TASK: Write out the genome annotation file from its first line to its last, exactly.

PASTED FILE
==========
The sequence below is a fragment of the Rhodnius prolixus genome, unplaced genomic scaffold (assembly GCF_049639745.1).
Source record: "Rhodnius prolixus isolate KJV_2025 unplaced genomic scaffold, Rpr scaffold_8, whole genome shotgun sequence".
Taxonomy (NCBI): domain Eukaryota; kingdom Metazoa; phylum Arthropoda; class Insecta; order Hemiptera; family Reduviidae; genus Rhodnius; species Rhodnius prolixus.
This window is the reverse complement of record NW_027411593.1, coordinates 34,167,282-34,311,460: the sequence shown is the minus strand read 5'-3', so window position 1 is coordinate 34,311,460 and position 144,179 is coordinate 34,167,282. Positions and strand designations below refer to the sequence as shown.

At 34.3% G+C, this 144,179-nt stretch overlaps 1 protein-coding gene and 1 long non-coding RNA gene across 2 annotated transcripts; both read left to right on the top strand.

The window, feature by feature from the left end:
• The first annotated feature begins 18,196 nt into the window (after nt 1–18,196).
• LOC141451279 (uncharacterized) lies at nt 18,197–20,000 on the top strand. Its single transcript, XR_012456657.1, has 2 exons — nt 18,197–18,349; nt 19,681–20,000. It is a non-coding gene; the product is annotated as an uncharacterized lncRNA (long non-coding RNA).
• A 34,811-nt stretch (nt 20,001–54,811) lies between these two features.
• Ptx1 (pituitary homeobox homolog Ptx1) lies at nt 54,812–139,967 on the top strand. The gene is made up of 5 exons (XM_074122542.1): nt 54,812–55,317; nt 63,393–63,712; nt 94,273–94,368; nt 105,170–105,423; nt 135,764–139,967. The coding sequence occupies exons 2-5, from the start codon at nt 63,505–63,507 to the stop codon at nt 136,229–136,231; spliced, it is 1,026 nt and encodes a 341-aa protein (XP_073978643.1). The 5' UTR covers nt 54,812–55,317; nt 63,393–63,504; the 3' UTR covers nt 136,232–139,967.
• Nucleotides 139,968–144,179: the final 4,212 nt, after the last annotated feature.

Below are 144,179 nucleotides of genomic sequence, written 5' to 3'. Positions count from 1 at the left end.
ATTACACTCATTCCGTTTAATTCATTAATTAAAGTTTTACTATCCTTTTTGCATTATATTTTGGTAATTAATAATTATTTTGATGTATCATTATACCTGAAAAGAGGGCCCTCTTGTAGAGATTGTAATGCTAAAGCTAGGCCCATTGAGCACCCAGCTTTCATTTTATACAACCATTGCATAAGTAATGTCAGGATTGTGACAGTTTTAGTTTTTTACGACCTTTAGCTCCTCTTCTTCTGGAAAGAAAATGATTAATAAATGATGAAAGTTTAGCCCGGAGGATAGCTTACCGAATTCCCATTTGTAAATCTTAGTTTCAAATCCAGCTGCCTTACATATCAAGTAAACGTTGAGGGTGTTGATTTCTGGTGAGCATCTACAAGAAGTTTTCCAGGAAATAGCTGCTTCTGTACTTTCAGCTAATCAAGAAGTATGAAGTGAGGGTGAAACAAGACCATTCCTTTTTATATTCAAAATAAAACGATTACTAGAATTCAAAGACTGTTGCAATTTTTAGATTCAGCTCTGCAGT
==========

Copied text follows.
The sequence below is a fragment of the Rhodnius prolixus genome, unplaced genomic scaffold (assembly GCF_049639745.1).
Source record: "Rhodnius prolixus isolate KJV_2025 unplaced genomic scaffold, Rpr scaffold_8, whole genome shotgun sequence".
Taxonomy (NCBI): domain Eukaryota; kingdom Metazoa; phylum Arthropoda; class Insecta; order Hemiptera; family Reduviidae; genus Rhodnius; species Rhodnius prolixus.
This window is the reverse complement of record NW_027411593.1, coordinates 34,167,282-34,311,460: the sequence shown is the minus strand read 5'-3', so window position 1 is coordinate 34,311,460 and position 144,179 is coordinate 34,167,282. Positions and strand designations below refer to the sequence as shown.

At 34.3% G+C, this 144,179-nt stretch overlaps 1 protein-coding gene and 1 long non-coding RNA gene across 2 annotated transcripts; both read left to right on the top strand.

The window, feature by feature from the left end:
• The first annotated feature begins 18,196 nt into the window (after nt 1–18,196).
• LOC141451279 (uncharacterized) lies at nt 18,197–20,000 on the top strand. Its single transcript, XR_012456657.1, has 2 exons — nt 18,197–18,349; nt 19,681–20,000. It is a non-coding gene; the product is annotated as an uncharacterized lncRNA (long non-coding RNA).
• A 34,811-nt stretch (nt 20,001–54,811) lies between these two features.
• Ptx1 (pituitary homeobox homolog Ptx1) lies at nt 54,812–139,967 on the top strand. The gene is made up of 5 exons (XM_074122542.1): nt 54,812–55,317; nt 63,393–63,712; nt 94,273–94,368; nt 105,170–105,423; nt 135,764–139,967. The coding sequence occupies exons 2-5, from the start codon at nt 63,505–63,507 to the stop codon at nt 136,229–136,231; spliced, it is 1,026 nt and encodes a 341-aa protein (XP_073978643.1). The 5' UTR covers nt 54,812–55,317; nt 63,393–63,504; the 3' UTR covers nt 136,232–139,967.
• Nucleotides 139,968–144,179: the final 4,212 nt, after the last annotated feature.

Below are 144,179 nucleotides of genomic sequence, written 5' to 3'. Positions count from 1 at the left end.
ATTACACTCATTCCGTTTAATTCATTAATTAAAGTTTTACTATCCTTTTTGCATTATATTTTGGTAATTAATAATTATTTTGATGTATCATTATACCTGAAAAGAGGGCCCTCTTGTAGAGATTGTAATGCTAAAGCTAGGCCCATTGAGCACCCAGCTTTCATTTTATACAACCATTGCATAAGTAATGTCAGGATTGTGACAGTTTTAGTTTTTTACGACCTTTAGCTCCTCTTCTTCTGGAAAGAAAATGATTAATAAATGATGAAAGTTTAGCCCGGAGGATAGCTTACCGAATTCCCATTTGTAAATCTTAGTTTCAAATCCAGCTGCCTTACATATCAAGTAAACGTTGAGGGTGTTGATTTCTGGTGAGCATCTACAAGAAGTTTTCCAGGAAATAGCTGCTTCTGTACTTTCAGCTAATCAAGAAGTATGAAGTGAGGGTGAAACAAGACCATTCCTTTTTATATTCAAAATAAAACGATTACTAGAATTCAAAGACTGTTGCAATTTTTAGATTCAGCTCTGCAGT